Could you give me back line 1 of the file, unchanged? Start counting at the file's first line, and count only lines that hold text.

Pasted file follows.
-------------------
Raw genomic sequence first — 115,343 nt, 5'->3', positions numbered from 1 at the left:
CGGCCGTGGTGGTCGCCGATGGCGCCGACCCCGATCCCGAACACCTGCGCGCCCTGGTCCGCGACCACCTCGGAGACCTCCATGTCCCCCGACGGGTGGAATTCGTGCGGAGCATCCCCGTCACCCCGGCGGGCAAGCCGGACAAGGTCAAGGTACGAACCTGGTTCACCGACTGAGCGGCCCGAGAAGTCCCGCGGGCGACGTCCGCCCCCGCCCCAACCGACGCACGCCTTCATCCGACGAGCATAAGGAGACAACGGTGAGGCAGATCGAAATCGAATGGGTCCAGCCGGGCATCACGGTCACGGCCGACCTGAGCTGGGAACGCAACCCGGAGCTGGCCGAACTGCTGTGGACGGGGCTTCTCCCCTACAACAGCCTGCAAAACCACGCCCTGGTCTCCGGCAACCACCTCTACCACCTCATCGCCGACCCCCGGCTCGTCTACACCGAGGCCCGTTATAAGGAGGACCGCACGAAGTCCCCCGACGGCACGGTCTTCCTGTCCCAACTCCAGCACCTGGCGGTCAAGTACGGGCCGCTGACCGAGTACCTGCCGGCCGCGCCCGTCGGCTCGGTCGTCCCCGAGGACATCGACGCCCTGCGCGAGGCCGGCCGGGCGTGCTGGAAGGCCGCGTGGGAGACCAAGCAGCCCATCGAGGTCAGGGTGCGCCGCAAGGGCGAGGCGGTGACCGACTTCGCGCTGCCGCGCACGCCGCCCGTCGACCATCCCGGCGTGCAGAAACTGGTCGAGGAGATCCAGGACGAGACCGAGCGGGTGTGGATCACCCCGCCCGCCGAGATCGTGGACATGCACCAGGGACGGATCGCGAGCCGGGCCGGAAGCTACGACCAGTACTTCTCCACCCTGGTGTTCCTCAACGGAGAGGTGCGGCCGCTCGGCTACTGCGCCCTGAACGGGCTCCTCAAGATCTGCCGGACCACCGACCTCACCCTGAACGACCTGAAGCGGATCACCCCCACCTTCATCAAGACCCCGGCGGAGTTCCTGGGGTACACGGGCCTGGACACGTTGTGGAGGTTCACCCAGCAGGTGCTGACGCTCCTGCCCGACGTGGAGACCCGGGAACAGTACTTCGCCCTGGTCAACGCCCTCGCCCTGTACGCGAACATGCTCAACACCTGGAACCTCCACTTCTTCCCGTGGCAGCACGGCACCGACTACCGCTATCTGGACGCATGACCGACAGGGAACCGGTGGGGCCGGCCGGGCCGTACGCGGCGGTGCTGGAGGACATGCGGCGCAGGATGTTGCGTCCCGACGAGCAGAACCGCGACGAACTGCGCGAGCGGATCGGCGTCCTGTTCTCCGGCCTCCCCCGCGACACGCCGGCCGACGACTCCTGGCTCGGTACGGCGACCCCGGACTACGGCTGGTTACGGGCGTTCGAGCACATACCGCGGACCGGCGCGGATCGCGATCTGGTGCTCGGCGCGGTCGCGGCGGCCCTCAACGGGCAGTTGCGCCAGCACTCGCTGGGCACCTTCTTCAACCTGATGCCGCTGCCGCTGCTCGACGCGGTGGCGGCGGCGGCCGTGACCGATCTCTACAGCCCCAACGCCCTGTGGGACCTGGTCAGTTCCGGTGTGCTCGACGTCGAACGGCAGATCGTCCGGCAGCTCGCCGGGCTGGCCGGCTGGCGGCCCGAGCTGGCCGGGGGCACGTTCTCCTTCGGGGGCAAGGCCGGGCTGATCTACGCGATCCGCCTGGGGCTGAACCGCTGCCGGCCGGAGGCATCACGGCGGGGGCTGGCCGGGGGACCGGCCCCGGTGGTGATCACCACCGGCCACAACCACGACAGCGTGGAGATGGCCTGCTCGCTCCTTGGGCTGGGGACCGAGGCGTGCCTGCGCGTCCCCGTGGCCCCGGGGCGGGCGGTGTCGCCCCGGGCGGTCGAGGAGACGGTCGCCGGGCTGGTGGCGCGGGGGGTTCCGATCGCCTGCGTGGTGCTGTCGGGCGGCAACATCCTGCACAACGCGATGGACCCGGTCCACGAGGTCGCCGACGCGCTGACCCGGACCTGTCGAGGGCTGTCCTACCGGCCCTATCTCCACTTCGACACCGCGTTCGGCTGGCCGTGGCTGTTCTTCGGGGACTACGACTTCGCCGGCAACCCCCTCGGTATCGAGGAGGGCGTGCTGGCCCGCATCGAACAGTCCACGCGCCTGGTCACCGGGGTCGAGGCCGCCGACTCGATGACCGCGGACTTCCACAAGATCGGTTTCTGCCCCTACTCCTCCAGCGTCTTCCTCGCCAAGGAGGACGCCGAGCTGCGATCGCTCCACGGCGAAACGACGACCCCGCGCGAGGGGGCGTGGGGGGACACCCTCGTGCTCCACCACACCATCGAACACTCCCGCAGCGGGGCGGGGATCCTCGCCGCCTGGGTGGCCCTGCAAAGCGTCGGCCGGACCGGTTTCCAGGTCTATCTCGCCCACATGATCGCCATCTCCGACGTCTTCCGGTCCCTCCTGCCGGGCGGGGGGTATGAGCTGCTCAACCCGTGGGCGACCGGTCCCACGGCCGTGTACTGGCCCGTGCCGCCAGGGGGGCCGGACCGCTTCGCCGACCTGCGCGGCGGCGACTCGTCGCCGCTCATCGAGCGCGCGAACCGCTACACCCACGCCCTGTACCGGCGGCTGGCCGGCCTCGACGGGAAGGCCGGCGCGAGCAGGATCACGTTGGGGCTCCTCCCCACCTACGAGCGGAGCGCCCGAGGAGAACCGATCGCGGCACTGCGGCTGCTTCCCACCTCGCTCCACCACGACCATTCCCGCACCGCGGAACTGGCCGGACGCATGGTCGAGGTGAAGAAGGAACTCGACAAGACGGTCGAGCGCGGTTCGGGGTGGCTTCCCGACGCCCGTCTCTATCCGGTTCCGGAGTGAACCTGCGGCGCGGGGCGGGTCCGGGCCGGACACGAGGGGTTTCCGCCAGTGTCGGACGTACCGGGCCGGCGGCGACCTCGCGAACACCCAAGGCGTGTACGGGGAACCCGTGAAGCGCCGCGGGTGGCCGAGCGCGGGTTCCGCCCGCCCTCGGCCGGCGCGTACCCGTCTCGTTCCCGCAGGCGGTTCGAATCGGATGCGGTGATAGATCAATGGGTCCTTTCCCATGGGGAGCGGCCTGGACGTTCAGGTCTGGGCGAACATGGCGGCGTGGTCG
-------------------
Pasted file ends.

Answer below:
Raw genomic sequence first — 115,343 nt, 5'->3', positions numbered from 1 at the left: